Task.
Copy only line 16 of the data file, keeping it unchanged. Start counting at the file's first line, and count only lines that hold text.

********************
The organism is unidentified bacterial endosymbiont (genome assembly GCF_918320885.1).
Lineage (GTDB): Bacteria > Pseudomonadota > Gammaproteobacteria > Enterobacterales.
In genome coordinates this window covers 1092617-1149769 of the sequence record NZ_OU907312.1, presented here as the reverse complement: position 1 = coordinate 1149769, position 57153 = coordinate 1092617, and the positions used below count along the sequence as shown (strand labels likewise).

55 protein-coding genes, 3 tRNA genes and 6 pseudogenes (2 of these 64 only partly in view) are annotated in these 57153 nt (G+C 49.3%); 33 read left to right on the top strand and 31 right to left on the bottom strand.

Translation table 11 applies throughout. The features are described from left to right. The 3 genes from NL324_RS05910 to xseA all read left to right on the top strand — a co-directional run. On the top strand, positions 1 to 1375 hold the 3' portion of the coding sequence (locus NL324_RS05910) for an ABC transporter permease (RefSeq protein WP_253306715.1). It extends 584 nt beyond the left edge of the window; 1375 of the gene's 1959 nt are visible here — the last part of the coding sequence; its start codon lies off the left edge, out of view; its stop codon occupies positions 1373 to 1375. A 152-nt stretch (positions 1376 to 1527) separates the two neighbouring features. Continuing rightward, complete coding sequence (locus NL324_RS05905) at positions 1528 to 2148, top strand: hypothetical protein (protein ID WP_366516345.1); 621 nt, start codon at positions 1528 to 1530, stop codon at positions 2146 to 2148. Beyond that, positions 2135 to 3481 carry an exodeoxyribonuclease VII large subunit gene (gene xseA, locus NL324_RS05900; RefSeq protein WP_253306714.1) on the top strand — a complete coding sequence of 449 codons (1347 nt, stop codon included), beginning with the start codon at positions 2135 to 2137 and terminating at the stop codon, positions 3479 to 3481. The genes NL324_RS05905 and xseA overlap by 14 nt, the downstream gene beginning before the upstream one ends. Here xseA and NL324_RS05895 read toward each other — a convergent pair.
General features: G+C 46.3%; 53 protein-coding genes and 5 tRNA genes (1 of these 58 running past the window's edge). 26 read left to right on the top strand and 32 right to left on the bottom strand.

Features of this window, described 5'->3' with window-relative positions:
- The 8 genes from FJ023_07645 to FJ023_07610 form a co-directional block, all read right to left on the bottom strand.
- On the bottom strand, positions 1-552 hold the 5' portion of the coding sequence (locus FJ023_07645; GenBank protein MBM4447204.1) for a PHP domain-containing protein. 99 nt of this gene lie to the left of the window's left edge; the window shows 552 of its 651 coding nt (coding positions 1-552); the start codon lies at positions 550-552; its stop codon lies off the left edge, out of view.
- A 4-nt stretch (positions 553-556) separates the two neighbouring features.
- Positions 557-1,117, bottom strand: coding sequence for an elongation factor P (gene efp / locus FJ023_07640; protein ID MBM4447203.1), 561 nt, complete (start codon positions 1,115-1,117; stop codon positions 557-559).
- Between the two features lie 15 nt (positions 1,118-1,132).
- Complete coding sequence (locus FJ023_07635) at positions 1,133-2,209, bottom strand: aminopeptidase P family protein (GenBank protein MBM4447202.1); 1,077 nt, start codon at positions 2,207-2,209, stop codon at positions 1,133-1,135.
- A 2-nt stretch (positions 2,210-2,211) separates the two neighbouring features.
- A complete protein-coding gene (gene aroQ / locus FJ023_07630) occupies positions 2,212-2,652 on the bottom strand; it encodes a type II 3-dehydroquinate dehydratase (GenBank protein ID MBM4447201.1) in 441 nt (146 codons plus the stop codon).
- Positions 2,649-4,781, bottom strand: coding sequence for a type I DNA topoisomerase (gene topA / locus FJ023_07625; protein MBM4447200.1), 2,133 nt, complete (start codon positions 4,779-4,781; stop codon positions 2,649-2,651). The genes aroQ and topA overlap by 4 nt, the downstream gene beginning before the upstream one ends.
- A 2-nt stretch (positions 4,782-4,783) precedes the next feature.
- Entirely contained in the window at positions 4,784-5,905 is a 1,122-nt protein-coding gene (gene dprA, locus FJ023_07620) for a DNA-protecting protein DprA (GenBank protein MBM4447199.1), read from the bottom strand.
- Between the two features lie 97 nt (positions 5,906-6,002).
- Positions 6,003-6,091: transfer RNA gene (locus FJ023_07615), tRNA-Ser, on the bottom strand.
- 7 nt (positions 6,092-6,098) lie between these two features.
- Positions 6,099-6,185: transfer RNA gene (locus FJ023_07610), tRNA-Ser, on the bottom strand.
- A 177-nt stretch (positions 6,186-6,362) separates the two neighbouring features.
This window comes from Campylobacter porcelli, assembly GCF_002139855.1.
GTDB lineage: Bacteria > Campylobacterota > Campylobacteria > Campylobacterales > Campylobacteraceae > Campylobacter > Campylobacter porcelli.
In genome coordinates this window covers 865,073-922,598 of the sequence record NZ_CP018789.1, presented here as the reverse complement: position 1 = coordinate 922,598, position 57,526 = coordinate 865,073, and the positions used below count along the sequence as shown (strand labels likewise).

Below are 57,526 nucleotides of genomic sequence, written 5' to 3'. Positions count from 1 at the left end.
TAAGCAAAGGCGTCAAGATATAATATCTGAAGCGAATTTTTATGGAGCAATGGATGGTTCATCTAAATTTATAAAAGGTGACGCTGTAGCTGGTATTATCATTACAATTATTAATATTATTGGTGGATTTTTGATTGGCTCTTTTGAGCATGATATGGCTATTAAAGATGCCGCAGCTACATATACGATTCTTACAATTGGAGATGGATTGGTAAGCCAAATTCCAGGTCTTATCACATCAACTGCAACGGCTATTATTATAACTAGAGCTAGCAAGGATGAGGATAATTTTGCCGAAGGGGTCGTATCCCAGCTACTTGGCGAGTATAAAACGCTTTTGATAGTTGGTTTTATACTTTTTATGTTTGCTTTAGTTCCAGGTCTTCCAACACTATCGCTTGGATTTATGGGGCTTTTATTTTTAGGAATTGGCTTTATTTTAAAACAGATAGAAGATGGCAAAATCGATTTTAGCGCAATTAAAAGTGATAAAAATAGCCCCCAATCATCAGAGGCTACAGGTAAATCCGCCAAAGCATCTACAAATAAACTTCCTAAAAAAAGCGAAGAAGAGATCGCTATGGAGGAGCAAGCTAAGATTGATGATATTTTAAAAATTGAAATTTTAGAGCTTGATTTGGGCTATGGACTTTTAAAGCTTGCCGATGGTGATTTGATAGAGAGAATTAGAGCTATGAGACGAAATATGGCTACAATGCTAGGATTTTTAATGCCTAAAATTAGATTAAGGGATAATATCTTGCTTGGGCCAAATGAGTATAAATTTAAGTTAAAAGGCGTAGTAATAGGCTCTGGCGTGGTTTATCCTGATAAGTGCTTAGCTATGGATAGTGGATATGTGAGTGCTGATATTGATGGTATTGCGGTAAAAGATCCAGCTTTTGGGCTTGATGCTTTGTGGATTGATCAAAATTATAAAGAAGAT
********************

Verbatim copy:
- Positions 2,649-4,781, bottom strand: coding sequence for a type I DNA topoisomerase (gene topA / locus FJ023_07625; protein MBM4447200.1), 2,133 nt, complete (start codon positions 4,779-4,781; stop codon positions 2,649-2,651). The genes aroQ and topA overlap by 4 nt, the downstream gene beginning before the upstream one ends.